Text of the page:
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Issues with a green laser pointer

junksmith_cheddar

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Aug 31, 2019
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Hello everyone. This is my first post about asking assistance with a laser pointer.
Around 3 months ago, I bought a green laser pointer at a store in another town, I knew it was mislabeled but I didn't care much, considering how cheap it was. Eventually, my ignorance led me to the first of several mistakes: I cleaned the outer lens (the one threaded to the front cap, collimating lens I think) using a cotton swab with diethyl alcohol. Later, after putting it back into the pointer and turning it on, I found out that doing it scratched the lens, causing a nasty beam splash (worse than the initial) and looking down the beam axis, I also realized it was misaligned. Since I didn't want to try and potentially doing more bad than good to it any further, I left it like that. Days later, I came back into it and noticed that the inner lens (expander if I'm not mistaken) wasn't centered to the body.
Given the case I didn't know much about lasers back then, I did some research about laser pointers in general and found out about the particular hazards involving cheap, 532nm green laser pointers (the one I have isn't a "303", it reads "YL-018" on a side but it should fit in the same category), such as the process of how the beam is produced and the lack of an IR block filter, which leads to a harmful IR radiation leakage that takes away a big part of the power output and also damages the retinas, because of it being invisible and not having the blink reflex to react against it. I don't have an LPM but it can do some burning by putting a magnifing lens on front of the pointer, which isn't safe because my dumb*** hasn't bought any laser safety goggles yet.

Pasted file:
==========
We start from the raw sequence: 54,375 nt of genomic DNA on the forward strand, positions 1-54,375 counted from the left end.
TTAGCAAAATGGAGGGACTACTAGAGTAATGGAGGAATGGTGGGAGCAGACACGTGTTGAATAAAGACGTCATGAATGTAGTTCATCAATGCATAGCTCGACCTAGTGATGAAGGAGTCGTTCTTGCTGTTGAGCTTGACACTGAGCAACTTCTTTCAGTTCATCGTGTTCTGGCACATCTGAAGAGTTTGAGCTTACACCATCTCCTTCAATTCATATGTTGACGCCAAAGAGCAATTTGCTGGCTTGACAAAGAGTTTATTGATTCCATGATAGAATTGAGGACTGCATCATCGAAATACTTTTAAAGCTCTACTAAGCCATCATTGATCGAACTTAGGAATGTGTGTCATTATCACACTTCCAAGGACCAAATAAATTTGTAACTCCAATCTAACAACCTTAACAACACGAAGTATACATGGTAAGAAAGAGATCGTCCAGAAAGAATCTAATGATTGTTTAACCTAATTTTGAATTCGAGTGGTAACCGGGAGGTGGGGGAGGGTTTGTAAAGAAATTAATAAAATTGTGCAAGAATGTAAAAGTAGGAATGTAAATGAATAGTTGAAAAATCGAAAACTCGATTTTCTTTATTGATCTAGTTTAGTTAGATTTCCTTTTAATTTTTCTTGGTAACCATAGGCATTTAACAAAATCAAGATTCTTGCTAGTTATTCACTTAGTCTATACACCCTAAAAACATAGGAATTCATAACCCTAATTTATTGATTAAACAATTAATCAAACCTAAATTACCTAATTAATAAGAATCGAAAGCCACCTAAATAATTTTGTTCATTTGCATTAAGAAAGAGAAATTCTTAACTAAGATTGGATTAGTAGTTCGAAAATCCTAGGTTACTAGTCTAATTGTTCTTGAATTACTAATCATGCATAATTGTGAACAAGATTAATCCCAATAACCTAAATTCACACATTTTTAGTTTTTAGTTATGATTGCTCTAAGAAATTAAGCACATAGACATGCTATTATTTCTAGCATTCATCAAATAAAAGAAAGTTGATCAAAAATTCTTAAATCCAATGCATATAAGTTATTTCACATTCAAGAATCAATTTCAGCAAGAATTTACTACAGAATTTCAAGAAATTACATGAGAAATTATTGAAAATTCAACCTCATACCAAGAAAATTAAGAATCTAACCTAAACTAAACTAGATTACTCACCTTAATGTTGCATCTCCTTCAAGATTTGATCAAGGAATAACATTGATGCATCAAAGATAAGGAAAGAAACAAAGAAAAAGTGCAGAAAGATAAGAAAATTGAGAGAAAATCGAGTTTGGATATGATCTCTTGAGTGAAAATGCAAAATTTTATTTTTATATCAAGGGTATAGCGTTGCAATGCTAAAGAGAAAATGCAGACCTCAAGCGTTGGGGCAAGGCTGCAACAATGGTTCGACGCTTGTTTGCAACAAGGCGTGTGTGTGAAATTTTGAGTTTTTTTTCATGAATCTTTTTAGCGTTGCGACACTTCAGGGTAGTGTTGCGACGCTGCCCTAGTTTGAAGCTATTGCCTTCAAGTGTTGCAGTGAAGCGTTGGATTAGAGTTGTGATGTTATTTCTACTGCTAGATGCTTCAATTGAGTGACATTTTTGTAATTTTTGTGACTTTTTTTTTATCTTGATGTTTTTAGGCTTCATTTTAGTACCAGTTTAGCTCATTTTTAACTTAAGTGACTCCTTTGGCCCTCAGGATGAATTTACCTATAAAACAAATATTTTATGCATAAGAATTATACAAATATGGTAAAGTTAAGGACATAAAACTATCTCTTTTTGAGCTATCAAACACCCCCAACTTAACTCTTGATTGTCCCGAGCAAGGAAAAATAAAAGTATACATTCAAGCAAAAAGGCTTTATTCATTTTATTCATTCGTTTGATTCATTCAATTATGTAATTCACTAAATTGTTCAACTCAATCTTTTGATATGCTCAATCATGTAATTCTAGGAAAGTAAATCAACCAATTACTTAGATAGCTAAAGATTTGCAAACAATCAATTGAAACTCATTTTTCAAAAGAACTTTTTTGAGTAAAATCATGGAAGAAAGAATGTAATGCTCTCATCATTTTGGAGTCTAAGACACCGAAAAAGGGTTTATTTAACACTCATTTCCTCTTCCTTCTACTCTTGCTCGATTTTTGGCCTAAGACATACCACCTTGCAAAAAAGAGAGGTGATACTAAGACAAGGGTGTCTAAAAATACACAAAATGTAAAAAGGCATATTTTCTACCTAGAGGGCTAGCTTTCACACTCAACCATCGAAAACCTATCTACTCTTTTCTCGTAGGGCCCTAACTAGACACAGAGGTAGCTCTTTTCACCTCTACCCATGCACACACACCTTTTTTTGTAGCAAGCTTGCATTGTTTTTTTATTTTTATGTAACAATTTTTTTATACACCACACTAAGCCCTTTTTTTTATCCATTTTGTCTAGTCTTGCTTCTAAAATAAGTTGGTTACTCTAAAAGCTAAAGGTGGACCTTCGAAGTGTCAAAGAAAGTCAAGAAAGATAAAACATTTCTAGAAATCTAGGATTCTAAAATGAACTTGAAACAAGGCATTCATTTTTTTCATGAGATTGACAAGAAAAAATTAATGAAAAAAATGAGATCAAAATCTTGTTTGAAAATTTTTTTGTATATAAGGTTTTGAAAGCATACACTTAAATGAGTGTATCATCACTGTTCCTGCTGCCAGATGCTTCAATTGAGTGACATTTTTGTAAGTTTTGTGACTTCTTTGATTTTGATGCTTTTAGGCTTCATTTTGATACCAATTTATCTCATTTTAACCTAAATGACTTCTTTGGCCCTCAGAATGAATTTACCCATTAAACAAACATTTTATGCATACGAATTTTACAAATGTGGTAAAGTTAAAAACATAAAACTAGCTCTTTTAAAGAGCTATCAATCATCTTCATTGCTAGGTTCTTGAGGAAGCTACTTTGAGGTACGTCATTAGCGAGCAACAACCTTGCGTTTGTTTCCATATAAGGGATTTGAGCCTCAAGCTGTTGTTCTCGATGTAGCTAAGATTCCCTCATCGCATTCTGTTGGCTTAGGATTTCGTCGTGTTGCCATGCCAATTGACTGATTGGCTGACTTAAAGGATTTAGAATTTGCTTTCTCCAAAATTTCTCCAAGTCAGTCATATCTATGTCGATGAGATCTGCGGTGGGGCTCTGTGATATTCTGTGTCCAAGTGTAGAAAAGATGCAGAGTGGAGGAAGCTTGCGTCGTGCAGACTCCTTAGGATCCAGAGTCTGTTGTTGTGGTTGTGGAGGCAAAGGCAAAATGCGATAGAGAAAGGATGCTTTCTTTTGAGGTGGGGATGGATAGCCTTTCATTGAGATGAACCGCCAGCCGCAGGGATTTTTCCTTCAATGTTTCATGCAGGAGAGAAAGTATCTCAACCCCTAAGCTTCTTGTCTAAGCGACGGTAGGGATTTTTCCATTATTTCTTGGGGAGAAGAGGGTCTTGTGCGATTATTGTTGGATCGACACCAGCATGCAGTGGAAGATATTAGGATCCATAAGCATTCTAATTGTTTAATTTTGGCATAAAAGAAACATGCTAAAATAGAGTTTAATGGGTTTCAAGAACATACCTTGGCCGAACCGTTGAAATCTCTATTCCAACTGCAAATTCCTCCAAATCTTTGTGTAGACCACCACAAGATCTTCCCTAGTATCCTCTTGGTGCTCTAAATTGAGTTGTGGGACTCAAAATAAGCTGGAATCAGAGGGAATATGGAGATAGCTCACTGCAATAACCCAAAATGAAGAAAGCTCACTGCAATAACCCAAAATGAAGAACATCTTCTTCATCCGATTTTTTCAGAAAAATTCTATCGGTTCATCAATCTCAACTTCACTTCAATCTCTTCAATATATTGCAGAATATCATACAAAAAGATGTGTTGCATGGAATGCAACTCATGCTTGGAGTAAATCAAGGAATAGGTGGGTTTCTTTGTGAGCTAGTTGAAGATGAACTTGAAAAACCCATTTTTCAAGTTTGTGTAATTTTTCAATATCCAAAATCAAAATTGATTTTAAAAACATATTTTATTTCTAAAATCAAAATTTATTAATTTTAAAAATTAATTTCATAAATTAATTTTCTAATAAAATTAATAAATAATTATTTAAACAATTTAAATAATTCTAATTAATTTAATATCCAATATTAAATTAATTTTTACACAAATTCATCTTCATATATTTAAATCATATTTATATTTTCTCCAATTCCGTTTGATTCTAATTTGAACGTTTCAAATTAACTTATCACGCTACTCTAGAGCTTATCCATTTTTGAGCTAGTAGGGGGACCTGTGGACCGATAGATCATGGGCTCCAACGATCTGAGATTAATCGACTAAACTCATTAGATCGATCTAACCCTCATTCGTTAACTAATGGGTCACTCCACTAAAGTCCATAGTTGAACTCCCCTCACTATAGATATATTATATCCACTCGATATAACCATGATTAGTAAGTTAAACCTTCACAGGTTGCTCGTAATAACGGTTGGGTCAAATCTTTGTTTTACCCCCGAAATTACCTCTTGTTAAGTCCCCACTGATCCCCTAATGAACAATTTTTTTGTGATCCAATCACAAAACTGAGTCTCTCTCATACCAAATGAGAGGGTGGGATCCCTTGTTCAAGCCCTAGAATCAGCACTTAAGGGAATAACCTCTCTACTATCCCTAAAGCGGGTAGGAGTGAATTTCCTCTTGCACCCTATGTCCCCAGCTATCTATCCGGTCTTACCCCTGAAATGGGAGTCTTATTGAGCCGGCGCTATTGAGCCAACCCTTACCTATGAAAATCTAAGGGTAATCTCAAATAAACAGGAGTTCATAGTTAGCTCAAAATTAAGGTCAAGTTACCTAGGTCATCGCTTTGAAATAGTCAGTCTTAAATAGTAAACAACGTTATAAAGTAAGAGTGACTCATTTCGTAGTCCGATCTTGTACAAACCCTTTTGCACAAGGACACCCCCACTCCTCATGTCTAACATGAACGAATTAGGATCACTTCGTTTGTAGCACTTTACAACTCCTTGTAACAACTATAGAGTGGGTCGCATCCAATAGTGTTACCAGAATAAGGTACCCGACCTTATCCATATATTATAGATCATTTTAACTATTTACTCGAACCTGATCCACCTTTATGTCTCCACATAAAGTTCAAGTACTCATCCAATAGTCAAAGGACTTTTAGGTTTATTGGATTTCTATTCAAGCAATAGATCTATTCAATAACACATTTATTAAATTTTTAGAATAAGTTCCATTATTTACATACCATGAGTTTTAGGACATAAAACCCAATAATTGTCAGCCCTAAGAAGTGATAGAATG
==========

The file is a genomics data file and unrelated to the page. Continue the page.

This situation led me to look for IR block filters, a spare lens and laser safety goggles online to buy, but I have several doubts that could be solved by answers to the following questions:


Should I try to align the expander lens? Because it's glued in place but the misalignment unsettles me a tiny bit.
Is it worth the effort? I mean it wasn't an expensive product but I want to make it better and safer.

side_shot.png


A side shot showing the model name.

beam_splash.png
Beam splash at three-or-so meters.


Thank you for your attention and any helpful input will be most appreciated.
 



Alien Laser

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Oct 6, 2015
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It looks like the lens is dirty not clean try to use a camera wipe don't use cotton swab the never clean nice try a hand air pump to clean it or lens liquid helps
 

Alaskan

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If the lens is plastic instead of glass, I wonder if the solvent damaged it, or just scratches on the glass. Plastic scratches far easier though. For what those cost, you can look at it two ways, one, get another and hope it is better, two, try to fix it because they cost so little, if you make it worse, you can just get another one.
 

Hap

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As you mentioned, these lasers are pretty cheap, so they’re a good way to experiment without worrying about damaging a more expensive laser :)

-Alex
 

paul1598419

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These cheap 532nm DPSS lasers use acrylic lenses far more often than glass lenses. These scratch much more easily than any glass lens. That particular laser looks like the ones that can be bought on eBay for ~$10.00 to $12.00 and generally measure between 50 mW and 80 mW. Depending on what country you live in it could be the same. In the US, they would be limited to 5 mW at maximum if sold in a store.
 




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